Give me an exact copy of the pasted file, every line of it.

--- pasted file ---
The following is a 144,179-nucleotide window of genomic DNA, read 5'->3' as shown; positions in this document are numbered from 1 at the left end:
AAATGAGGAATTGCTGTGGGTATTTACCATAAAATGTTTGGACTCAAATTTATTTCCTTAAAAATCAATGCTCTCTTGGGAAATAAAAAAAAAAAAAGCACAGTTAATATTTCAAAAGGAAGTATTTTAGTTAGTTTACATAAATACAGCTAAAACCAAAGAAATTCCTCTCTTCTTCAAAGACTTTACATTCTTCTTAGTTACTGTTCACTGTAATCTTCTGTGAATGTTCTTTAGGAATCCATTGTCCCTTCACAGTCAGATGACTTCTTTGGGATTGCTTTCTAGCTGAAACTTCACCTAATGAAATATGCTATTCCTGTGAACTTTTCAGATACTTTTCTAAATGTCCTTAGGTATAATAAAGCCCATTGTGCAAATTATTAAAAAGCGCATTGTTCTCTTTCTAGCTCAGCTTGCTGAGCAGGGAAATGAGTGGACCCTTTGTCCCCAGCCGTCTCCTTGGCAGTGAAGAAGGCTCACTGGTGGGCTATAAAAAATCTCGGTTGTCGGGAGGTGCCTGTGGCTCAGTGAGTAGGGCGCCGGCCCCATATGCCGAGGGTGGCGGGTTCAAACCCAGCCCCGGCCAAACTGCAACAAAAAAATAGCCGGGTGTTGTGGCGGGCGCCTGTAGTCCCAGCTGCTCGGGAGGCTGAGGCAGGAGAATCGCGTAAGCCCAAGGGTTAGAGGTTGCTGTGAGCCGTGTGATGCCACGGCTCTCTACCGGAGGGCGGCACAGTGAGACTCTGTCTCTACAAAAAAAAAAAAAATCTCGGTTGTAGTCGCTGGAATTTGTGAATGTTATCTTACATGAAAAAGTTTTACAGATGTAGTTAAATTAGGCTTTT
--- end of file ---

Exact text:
The following is a 144,179-nucleotide window of genomic DNA, read 5'->3' as shown; positions in this document are numbered from 1 at the left end:
AAATGAGGAATTGCTGTGGGTATTTACCATAAAATGTTTGGACTCAAATTTATTTCCTTAAAAATCAATGCTCTCTTGGGAAATAAAAAAAAAAAAAGCACAGTTAATATTTCAAAAGGAAGTATTTTAGTTAGTTTACATAAATACAGCTAAAACCAAAGAAATTCCTCTCTTCTTCAAAGACTTTACATTCTTCTTAGTTACTGTTCACTGTAATCTTCTGTGAATGTTCTTTAGGAATCCATTGTCCCTTCACAGTCAGATGACTTCTTTGGGATTGCTTTCTAGCTGAAACTTCACCTAATGAAATATGCTATTCCTGTGAACTTTTCAGATACTTTTCTAAATGTCCTTAGGTATAATAAAGCCCATTGTGCAAATTATTAAAAAGCGCATTGTTCTCTTTCTAGCTCAGCTTGCTGAGCAGGGAAATGAGTGGACCCTTTGTCCCCAGCCGTCTCCTTGGCAGTGAAGAAGGCTCACTGGTGGGCTATAAAAAATCTCGGTTGTCGGGAGGTGCCTGTGGCTCAGTGAGTAGGGCGCCGGCCCCATATGCCGAGGGTGGCGGGTTCAAACCCAGCCCCGGCCAAACTGCAACAAAAAAATAGCCGGGTGTTGTGGCGGGCGCCTGTAGTCCCAGCTGCTCGGGAGGCTGAGGCAGGAGAATCGCGTAAGCCCAAGGGTTAGAGGTTGCTGTGAGCCGTGTGATGCCACGGCTCTCTACCGGAGGGCGGCACAGTGAGACTCTGTCTCTACAAAAAAAAAAAAAATCTCGGTTGTAGTCGCTGGAATTTGTGAATGTTATCTTACATGAAAAAGTTTTACAGATGTAGTTAAATTAGGCTTTT